I can't beat the beautiful job Richard Tyler did in yesterday's Telegraph on a classic example of winner-picking under our Lord and master's revived industrial policy, so I'll just quote bits of it. Click the links to read the articles - they are well-worth reading.
Staff at a company whose parent group was rescued by Lord Mandelson's taxpayer-funded venture fund have discovered that their pension payments have gone missing.
Chris Allner, head of private equity at Octopus Capital, one of two fund managers appointed by the Business Department to invest the £75m fund, said: "In respect of us investing taxpayer and bank money, we are comfortable that we did as much as we could to uncover all the potential and actual liabilities of the [KeTech] group."
A spokesman for the Department for Business declined to comment on the investigation into the missing pension money but said the investment in KeTech would "help secure the future of more than 130 jobs which were at risk".
As some readers have commented on my blog, imagine owning and running a successful business, which still has bank support. Then you discover that your poorly run rival has not only been bailed out with public funds but it can now undercut you on price because they have been incentivised with cheap/free money to retain more staff than they actually need.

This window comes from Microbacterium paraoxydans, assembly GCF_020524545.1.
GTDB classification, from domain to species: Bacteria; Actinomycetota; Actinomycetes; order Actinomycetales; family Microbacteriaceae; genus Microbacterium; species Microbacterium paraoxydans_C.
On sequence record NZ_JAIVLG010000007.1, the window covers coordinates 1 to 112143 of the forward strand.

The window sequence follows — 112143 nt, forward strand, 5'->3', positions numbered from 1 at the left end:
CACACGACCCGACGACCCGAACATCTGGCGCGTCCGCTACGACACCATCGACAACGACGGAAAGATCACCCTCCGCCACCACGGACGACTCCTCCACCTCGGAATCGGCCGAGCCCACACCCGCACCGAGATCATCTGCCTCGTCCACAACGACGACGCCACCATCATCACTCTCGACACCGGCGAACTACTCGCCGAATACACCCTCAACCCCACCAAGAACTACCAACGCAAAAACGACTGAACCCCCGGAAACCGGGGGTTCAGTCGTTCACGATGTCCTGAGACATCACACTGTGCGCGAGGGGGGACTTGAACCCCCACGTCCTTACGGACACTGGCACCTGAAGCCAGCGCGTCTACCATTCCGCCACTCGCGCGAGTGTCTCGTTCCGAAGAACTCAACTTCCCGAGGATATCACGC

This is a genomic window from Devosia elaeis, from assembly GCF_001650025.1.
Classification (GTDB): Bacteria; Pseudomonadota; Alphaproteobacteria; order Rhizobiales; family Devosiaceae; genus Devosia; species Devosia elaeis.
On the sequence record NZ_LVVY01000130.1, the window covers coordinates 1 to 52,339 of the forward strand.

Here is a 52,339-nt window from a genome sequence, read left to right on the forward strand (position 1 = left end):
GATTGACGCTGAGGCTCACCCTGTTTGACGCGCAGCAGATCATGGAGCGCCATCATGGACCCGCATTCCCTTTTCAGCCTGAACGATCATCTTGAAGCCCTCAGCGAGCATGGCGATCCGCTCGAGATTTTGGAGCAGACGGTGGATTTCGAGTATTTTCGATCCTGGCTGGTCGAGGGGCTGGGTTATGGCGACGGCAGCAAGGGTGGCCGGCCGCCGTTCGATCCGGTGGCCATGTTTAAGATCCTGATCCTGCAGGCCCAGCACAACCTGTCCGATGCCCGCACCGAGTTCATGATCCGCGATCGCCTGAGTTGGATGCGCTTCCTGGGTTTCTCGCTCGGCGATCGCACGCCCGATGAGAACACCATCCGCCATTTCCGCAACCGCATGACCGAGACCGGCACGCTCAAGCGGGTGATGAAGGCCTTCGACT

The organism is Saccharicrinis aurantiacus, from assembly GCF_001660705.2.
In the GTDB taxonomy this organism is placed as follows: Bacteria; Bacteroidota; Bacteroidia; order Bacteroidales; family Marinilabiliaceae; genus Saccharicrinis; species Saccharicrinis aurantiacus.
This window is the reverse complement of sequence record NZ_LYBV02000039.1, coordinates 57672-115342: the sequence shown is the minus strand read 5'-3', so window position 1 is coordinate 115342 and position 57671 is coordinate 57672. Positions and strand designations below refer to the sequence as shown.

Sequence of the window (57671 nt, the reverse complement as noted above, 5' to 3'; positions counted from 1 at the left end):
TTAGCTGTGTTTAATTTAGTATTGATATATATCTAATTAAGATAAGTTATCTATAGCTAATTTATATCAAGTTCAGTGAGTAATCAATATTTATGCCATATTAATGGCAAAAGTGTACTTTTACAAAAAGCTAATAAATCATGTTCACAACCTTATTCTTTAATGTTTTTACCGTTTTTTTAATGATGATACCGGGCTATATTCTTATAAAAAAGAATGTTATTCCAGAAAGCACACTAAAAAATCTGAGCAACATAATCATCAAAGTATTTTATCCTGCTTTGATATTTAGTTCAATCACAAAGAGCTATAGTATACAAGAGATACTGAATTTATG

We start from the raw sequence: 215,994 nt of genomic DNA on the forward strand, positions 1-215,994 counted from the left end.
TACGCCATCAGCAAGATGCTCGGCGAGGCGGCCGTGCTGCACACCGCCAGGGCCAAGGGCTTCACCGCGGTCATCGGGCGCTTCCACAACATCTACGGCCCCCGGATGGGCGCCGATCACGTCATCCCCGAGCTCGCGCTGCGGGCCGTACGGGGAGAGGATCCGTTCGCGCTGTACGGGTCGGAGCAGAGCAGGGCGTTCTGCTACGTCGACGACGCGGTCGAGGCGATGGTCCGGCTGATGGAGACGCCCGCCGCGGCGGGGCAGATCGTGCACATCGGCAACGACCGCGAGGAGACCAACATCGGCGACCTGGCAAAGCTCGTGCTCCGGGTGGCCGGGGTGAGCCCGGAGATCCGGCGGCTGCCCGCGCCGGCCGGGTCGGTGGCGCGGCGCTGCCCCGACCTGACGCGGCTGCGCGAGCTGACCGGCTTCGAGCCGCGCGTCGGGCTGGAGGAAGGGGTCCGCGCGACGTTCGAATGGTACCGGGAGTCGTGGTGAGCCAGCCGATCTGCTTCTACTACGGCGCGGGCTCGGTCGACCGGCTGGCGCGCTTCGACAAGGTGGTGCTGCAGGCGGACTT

Lord Mandelson champions active government. He sees political mileage and economic benefit to be had from the state doing more. His "industrial activism" has industry excited. It likes the sound of central planning, certainty and government subsidies. But it wants to see how the strategy is to be implemented in practice.
Lord Mandelson tells me that his department can conduct surgical strikes that will ripple out and benefit the wider economy. "Our investments may be small but they can be disproportionately economically significant if those investments are taking place in the right, innovative, fast growing companies. That's how I would justify our activism," he says.
So I asked him if this meant heading back to a 1970s style of industrial policy where government tried to pick winning companies? He hesitated. "It's not picking winners. It's backing some winners but inevitably not all. Most will not need our help but those that do need our help, we should."
That's a "yes", then.